In July 2022, the ASRC’s Kon Karapanagiotidis called out the practice of bidding on competitors’ branded keywords. Here we explain why it is a problem and what to do about it.
What is the issue?
Paid search advertising is a digital marketing strategy where organisations pay search engines to place their ads higher on search engine results pages (SERPs) with the goal of driving traffic to their site. Pay-per-click (or PPC advertising) is the most common form of paid search. You select and bid for keywords your donors might use and, when they are, your ad will (hopefully) show up first.
Commercial brands bidding on each other’s branded keywords on Google is fairly common practice. In the not-for-profit space the practice has different consequences and results. A hypothetical example of bidding on another organisation’s “branded keywords” is if someone types “Wildlife Rescue” and the first search result (a paid ad) comes up as The Wildlife Foundation. That means that The Wildlife Foundation has bid on Wildlife Rescue’s brand name. This is different from bidding on a “keyword” such as “Wildlife” or “Save Animals”. Bidding on branded keywords means you are specifically targeting a competitor’s name.
3 reasons why it is harmful
1 It inflates costs By directly bidding on other charities’ branded keywords it drives their costs up because they must compete with you for their own brand name.
2 It hurts smaller charities They cannot easily absorb the increased cost-per-click that results from competitors bidding on each other’s branded keywords.
3 It confuses donors While they might land on a competitors’ landing page, they are not likely to donate and instead go in search of the charity they were
originally looking for.
What action can your NFP take?
We have worked with the Fundraising Institute of Australia (FIA) to develop tools to help stop this practice. You can find the Guide to Best Practice on Keyword Bidding on the FIA website.
Action 1: How to stop others from bidding on your branded keywords
Unfortunately, there are no rules preventing anyone from bidding on competitors’ branded keywords unless there is a trademark violation. If another organisation is bidding on your brand, we suggest:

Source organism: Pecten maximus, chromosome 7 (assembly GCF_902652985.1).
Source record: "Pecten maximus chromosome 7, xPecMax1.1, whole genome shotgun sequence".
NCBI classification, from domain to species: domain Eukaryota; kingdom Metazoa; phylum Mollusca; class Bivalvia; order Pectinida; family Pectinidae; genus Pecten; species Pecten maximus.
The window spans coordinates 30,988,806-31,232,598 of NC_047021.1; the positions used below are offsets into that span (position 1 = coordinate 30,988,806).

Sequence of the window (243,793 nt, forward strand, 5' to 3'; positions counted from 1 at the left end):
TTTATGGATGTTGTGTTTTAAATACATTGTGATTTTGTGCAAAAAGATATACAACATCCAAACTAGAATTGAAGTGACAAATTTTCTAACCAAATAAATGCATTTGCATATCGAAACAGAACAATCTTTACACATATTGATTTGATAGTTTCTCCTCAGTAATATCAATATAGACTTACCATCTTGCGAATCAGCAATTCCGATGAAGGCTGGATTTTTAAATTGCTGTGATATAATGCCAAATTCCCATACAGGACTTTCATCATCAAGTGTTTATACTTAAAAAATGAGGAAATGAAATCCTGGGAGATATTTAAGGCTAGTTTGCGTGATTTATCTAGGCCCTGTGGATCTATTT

• Contact the charity directly. There is a chance they may not even realise it is happening, especially if they have outsourced their Google Ads to an agency unfamiliar with charity marketing practices. Feel free to use the FIA code to facilitate the conversation.
• You can submit a complaint to Google if a competitor will not stop bidding on your branded keyword and you believe there is a trademark violation.
• Read more about FIA’s Digital Fundraising Practice Note in the Practice Notes section on the FIA website (for FIA members). If the perpetrator is an FIA member, they must adhere to recommendations provided.
Action 2: Do unto others
If you do not want other charities bidding on your branded keywords, do not do it to them.
• Discuss this with your internal teams or external agency to ensure they are not bidding on competitor keywords.
• Set up an exclusion list of keywords such as common charity brands so these keywords will not be targeted across any campaign on your account. The FIA has a Branded Keyword Exclusion list for FIA members — use it to add your own branded keywords and to access instructions for setting up an exclusion list.
Together, we can end this self-defeating practice and help ensure all Australian charity marketing dollars are used as effectively as possible.
Richenda Vermeulen is the founder and CEO of ntegrity, an award-winning digital strategy agency.